In the thrill ride that is Whiplash, a tempo-obsessed jazz conductor whose temple vein pulsed in perfect 4/4 time often appeared angry enough to strangle students with his two bare hands.
Seymour Bernstein, the serene maestro of classical piano instruction, has better ideas on how to use his own fingers. "Modify the pulse," he softly tells his pupil, gently tapping out the metre. And later, softly touching the player's elbow, he teaches "Don't always play keys to the keyboard."
Bernstein is the fascinating and adorable subject of Seymour: An Introduction, a soulful documentary and love letter to an unexpected mentor. The actor Ethan Hawke, who directs this film, was struggling with inspiration and motivation when he happened across the engaging Bernstein at a dinner party. "Why," Hawke wondered, "make art?" Bernstein, an 85-year-old former concert pianist who turned to teaching at the age of 50, was all too happy to provide not only answers, but an outlook on life that is basis for this deftly crafted and pleasing film.
In a world in which out-of-nowhere artists are judged to be idols mostly on vocal chops alone, the charismatic Bernstein sees music as the aural manifestation of one's harmony, with his teaching devoted to that concept.
A bachelor living in a small Manhattan apartment, Bernstein is a sage with a past. He was a gifted pianist who dealt with crippling stage fright. His solution to his anxiety and feelings of inadequacy was to practice longer and harder, which is what he did until he reached a level, at midlife, to be able to play anything he desired to his satisfaction.
At that point, in 1977, he gave a final recital at the 92nd Street Y in New York. Which is not to say he no longer appeared on stage. His public workshops with students are entertaining, marked by a tutoring manner that is not at all without performance on his part.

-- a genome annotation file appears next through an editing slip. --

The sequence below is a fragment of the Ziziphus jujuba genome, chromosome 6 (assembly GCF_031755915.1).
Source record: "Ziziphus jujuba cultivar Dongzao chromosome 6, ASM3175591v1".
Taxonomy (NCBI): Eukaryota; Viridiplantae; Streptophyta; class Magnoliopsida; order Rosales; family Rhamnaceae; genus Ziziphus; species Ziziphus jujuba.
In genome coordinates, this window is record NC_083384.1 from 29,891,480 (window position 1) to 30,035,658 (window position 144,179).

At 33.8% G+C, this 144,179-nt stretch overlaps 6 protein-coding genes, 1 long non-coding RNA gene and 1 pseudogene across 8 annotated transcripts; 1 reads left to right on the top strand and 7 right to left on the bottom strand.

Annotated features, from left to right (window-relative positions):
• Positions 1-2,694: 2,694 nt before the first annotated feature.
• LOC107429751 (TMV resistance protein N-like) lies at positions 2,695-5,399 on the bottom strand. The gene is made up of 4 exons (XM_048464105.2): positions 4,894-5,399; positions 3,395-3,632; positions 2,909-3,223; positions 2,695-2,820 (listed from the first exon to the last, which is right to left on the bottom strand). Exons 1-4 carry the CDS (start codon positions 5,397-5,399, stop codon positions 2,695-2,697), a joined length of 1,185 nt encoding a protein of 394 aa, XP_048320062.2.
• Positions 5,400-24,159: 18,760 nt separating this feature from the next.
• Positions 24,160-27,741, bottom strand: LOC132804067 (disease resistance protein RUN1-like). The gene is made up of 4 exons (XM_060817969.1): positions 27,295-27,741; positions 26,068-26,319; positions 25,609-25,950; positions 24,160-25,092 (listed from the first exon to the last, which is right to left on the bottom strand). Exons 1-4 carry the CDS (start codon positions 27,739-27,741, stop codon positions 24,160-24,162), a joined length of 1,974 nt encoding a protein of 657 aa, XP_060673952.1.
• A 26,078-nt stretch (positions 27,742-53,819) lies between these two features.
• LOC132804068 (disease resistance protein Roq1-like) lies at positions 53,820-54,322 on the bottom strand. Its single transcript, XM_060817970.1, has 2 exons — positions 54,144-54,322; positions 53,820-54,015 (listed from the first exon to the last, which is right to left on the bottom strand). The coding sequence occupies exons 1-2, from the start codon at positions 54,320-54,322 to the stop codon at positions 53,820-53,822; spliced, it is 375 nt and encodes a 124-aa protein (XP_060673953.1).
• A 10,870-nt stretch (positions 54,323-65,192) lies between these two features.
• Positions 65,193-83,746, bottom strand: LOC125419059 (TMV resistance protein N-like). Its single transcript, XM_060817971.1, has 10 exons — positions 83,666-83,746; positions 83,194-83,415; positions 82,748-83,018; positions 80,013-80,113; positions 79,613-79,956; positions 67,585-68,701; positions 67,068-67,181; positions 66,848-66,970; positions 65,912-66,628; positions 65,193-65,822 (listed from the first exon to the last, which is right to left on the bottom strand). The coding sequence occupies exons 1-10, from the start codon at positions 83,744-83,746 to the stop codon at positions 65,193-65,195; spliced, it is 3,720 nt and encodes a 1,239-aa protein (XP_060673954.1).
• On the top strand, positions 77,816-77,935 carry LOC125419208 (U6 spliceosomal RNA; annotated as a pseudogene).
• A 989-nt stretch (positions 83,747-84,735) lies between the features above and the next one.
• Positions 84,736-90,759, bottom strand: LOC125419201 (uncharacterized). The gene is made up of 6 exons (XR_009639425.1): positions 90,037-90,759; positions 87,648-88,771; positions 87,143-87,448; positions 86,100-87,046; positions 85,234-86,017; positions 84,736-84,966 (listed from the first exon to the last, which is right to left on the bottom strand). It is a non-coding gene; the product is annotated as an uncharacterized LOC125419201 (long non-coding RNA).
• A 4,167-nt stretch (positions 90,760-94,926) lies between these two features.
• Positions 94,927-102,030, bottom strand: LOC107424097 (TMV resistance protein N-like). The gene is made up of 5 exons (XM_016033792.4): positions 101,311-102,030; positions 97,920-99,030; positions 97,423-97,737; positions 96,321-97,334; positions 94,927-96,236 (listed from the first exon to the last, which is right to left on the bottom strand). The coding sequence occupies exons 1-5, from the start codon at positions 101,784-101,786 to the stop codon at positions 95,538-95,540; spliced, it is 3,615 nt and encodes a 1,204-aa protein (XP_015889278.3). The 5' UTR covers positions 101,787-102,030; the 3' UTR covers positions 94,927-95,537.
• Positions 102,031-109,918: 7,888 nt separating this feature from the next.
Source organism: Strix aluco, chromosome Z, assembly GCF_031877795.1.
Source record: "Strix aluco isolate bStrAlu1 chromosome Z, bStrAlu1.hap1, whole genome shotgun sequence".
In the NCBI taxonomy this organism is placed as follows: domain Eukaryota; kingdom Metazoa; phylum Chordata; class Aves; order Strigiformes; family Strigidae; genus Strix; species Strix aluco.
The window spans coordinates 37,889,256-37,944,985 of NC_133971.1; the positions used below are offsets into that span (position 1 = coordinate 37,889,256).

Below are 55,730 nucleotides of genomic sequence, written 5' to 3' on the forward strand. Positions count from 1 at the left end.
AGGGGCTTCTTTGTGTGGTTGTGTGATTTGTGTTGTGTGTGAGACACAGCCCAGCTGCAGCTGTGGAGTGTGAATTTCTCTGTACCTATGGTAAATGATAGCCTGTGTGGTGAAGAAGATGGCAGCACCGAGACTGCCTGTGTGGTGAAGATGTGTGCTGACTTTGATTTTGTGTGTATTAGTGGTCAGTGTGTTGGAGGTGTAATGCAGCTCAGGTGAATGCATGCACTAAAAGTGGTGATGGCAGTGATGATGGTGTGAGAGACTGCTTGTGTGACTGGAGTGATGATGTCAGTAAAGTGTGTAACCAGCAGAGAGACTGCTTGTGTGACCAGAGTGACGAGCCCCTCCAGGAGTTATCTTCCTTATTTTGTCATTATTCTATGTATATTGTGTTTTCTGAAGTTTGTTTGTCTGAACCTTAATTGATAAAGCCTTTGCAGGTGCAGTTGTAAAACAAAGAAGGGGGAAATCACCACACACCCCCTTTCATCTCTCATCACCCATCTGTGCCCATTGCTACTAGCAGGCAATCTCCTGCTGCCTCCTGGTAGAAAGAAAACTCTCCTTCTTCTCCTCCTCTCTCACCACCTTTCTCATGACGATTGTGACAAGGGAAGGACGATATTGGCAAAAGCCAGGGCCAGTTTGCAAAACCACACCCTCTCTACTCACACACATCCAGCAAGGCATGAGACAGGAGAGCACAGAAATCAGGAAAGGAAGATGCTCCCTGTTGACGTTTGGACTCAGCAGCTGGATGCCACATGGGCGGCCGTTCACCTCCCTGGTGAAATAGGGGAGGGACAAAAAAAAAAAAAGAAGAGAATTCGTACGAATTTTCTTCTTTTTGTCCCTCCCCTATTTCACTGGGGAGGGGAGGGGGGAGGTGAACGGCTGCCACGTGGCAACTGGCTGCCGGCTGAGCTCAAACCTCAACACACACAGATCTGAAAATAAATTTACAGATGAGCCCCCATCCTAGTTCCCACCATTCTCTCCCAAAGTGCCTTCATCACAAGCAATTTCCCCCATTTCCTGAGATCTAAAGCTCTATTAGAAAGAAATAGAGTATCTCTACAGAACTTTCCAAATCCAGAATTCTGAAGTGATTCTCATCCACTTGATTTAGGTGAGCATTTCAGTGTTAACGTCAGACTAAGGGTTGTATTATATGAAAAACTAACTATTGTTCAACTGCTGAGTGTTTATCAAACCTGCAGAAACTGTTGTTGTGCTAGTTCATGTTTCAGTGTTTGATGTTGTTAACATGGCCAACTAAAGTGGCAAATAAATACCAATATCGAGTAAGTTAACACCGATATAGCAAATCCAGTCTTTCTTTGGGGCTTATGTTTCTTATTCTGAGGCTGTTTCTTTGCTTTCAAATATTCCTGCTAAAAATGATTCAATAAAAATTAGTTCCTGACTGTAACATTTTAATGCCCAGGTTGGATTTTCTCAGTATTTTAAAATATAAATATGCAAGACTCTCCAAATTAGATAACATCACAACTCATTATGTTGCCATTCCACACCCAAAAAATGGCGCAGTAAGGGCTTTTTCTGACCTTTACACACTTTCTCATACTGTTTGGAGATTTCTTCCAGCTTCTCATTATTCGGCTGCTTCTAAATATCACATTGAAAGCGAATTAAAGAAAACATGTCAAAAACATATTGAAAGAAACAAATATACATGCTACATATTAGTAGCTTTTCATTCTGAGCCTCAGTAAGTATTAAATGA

And while the film's narrative involves the keyboard sage's return to the concert stage, his messages are more important.
Where the maniacs in Whiplash see hard work and the ruthless overcoming of obstacles as means to an end – to be a great artist – Bernstein believes the struggle is itself the point. "You won't enjoy the resolution without the dissonance," he says, explaining that the pursuit of great artistry is a reminder for one's "own quest for perfection."
As for Hawke's own filmmaking skills, it's hard to find much wrong with this film, itself a meditation on art and the practice of craft. His touch is delicate, and let's not worry too much if the tone is occasionally fawning.
Because Bernstein invites adoration, especially when he says he's no longer interested in playing the piano publicly, but that he's interested in "just playing life." And to that we might well cheer and yell "bravo" to a man who absolutely needed Hawke's commendable and necessary introduction.